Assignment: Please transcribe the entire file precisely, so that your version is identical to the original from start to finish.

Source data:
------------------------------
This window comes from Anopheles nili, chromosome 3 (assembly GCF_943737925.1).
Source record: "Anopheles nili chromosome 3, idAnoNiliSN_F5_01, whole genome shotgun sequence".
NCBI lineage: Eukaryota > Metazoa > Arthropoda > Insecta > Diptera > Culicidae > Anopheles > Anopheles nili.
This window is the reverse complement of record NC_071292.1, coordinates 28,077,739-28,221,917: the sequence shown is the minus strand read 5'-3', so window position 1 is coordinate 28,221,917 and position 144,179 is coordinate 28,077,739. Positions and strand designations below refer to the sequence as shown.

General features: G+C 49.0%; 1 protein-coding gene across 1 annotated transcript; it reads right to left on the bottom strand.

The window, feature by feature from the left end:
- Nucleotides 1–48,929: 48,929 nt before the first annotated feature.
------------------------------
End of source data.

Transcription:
This window comes from Anopheles nili, chromosome 3 (assembly GCF_943737925.1).
Source record: "Anopheles nili chromosome 3, idAnoNiliSN_F5_01, whole genome shotgun sequence".
NCBI lineage: Eukaryota > Metazoa > Arthropoda > Insecta > Diptera > Culicidae > Anopheles > Anopheles nili.
This window is the reverse complement of record NC_071292.1, coordinates 28,077,739-28,221,917: the sequence shown is the minus strand read 5'-3', so window position 1 is coordinate 28,221,917 and position 144,179 is coordinate 28,077,739. Positions and strand designations below refer to the sequence as shown.

General features: G+C 49.0%; 1 protein-coding gene across 1 annotated transcript; it reads right to left on the bottom strand.

The window, feature by feature from the left end:
- Nucleotides 1–48,929: 48,929 nt before the first annotated feature.